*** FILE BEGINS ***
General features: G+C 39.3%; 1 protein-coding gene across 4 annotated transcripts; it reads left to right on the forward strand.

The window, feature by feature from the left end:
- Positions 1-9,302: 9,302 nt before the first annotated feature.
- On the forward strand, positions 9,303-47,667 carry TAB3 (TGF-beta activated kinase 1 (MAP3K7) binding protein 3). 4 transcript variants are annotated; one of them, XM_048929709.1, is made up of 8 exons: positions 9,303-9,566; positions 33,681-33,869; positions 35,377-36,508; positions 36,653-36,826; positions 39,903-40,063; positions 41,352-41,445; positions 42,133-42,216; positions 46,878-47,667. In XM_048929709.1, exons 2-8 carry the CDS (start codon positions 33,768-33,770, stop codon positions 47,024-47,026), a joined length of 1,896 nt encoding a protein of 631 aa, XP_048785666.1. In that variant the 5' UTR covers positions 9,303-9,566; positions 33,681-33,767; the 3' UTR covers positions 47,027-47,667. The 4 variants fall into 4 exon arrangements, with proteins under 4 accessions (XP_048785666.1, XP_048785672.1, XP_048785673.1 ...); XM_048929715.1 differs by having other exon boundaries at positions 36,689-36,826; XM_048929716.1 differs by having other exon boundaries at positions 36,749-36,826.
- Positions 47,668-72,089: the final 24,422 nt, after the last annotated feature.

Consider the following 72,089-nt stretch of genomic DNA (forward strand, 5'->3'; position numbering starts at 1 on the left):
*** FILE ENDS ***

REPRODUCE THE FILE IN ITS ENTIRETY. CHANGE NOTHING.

General features: G+C 39.3%; 1 protein-coding gene across 4 annotated transcripts; it reads left to right on the forward strand.

The window, feature by feature from the left end:
- Positions 1-9,302: 9,302 nt before the first annotated feature.
- On the forward strand, positions 9,303-47,667 carry TAB3 (TGF-beta activated kinase 1 (MAP3K7) binding protein 3). 4 transcript variants are annotated; one of them, XM_048929709.1, is made up of 8 exons: positions 9,303-9,566; positions 33,681-33,869; positions 35,377-36,508; positions 36,653-36,826; positions 39,903-40,063; positions 41,352-41,445; positions 42,133-42,216; positions 46,878-47,667. In XM_048929709.1, exons 2-8 carry the CDS (start codon positions 33,768-33,770, stop codon positions 47,024-47,026), a joined length of 1,896 nt encoding a protein of 631 aa, XP_048785666.1. In that variant the 5' UTR covers positions 9,303-9,566; positions 33,681-33,767; the 3' UTR covers positions 47,027-47,667. The 4 variants fall into 4 exon arrangements, with proteins under 4 accessions (XP_048785666.1, XP_048785672.1, XP_048785673.1 ...); XM_048929715.1 differs by having other exon boundaries at positions 36,689-36,826; XM_048929716.1 differs by having other exon boundaries at positions 36,749-36,826.
- Positions 47,668-72,089: the final 24,422 nt, after the last annotated feature.

Consider the following 72,089-nt stretch of genomic DNA (forward strand, 5'->3'; position numbering starts at 1 on the left):